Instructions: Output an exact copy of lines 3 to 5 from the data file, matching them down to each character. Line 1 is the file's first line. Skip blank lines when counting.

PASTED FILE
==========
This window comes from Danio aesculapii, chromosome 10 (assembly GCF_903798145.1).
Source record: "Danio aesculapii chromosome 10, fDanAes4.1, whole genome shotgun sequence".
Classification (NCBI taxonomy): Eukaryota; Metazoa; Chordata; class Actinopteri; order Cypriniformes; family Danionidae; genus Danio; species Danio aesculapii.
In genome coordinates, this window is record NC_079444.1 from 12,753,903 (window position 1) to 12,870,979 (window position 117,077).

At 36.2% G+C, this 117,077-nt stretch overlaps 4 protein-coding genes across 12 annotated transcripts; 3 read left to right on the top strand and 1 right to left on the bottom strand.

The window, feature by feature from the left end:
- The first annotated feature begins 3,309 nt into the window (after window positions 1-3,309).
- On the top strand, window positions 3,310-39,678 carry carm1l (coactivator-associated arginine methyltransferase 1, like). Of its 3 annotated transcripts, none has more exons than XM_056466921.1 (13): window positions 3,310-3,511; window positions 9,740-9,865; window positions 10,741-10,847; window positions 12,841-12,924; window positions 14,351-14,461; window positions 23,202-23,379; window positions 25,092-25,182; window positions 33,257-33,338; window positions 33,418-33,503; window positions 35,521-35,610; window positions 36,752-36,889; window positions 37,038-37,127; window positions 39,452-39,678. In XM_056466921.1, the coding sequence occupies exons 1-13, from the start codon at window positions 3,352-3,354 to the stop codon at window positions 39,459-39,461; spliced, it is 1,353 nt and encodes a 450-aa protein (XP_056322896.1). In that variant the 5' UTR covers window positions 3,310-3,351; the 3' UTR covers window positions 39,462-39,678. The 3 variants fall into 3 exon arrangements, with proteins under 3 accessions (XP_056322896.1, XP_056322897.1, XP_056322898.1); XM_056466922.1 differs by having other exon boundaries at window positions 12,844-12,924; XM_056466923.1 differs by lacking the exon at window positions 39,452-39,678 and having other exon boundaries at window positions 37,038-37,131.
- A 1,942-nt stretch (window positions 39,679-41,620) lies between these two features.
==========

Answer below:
Classification (NCBI taxonomy): Eukaryota; Metazoa; Chordata; class Actinopteri; order Cypriniformes; family Danionidae; genus Danio; species Danio aesculapii.
In genome coordinates, this window is record NC_079444.1 from 12,753,903 (window position 1) to 12,870,979 (window position 117,077).

At 36.2% G+C, this 117,077-nt stretch overlaps 4 protein-coding genes across 12 annotated transcripts; 3 read left to right on the top strand and 1 right to left on the bottom strand.